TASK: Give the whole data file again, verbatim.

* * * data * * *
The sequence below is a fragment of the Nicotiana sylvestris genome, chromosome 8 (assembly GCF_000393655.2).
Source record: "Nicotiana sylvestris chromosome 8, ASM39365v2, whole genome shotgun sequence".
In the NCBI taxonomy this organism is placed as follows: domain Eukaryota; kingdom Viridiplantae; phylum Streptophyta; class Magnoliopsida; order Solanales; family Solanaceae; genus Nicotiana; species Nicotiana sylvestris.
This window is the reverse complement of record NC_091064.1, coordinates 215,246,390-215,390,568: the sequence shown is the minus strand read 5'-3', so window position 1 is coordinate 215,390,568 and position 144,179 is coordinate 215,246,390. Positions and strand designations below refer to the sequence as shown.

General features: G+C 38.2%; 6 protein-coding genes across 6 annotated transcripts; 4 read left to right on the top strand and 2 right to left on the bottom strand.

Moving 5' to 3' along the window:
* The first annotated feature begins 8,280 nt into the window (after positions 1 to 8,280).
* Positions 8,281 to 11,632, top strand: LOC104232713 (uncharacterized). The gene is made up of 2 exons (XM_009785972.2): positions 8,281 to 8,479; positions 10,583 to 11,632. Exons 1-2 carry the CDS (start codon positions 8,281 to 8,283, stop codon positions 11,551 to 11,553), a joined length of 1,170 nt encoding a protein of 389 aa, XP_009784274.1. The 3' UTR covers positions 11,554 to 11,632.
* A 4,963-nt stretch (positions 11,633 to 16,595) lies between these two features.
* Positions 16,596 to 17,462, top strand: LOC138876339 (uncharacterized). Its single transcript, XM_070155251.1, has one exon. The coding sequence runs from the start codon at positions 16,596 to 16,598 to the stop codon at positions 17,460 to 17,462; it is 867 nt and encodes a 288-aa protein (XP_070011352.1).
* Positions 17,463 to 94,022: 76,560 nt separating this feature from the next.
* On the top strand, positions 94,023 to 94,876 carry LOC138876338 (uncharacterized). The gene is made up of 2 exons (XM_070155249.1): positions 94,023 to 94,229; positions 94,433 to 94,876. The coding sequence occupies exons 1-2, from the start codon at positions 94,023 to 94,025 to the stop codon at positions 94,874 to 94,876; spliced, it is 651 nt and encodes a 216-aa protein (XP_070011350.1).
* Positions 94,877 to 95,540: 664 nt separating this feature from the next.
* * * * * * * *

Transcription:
The sequence below is a fragment of the Nicotiana sylvestris genome, chromosome 8 (assembly GCF_000393655.2).
Source record: "Nicotiana sylvestris chromosome 8, ASM39365v2, whole genome shotgun sequence".
In the NCBI taxonomy this organism is placed as follows: domain Eukaryota; kingdom Viridiplantae; phylum Streptophyta; class Magnoliopsida; order Solanales; family Solanaceae; genus Nicotiana; species Nicotiana sylvestris.
This window is the reverse complement of record NC_091064.1, coordinates 215,246,390-215,390,568: the sequence shown is the minus strand read 5'-3', so window position 1 is coordinate 215,390,568 and position 144,179 is coordinate 215,246,390. Positions and strand designations below refer to the sequence as shown.

General features: G+C 38.2%; 6 protein-coding genes across 6 annotated transcripts; 4 read left to right on the top strand and 2 right to left on the bottom strand.

Moving 5' to 3' along the window:
* The first annotated feature begins 8,280 nt into the window (after positions 1 to 8,280).
* Positions 8,281 to 11,632, top strand: LOC104232713 (uncharacterized). The gene is made up of 2 exons (XM_009785972.2): positions 8,281 to 8,479; positions 10,583 to 11,632. Exons 1-2 carry the CDS (start codon positions 8,281 to 8,283, stop codon positions 11,551 to 11,553), a joined length of 1,170 nt encoding a protein of 389 aa, XP_009784274.1. The 3' UTR covers positions 11,554 to 11,632.
* A 4,963-nt stretch (positions 11,633 to 16,595) lies between these two features.
* Positions 16,596 to 17,462, top strand: LOC138876339 (uncharacterized). Its single transcript, XM_070155251.1, has one exon. The coding sequence runs from the start codon at positions 16,596 to 16,598 to the stop codon at positions 17,460 to 17,462; it is 867 nt and encodes a 288-aa protein (XP_070011352.1).
* Positions 17,463 to 94,022: 76,560 nt separating this feature from the next.
* On the top strand, positions 94,023 to 94,876 carry LOC138876338 (uncharacterized). The gene is made up of 2 exons (XM_070155249.1): positions 94,023 to 94,229; positions 94,433 to 94,876. The coding sequence occupies exons 1-2, from the start codon at positions 94,023 to 94,025 to the stop codon at positions 94,874 to 94,876; spliced, it is 651 nt and encodes a 216-aa protein (XP_070011350.1).
* Positions 94,877 to 95,540: 664 nt separating this feature from the next.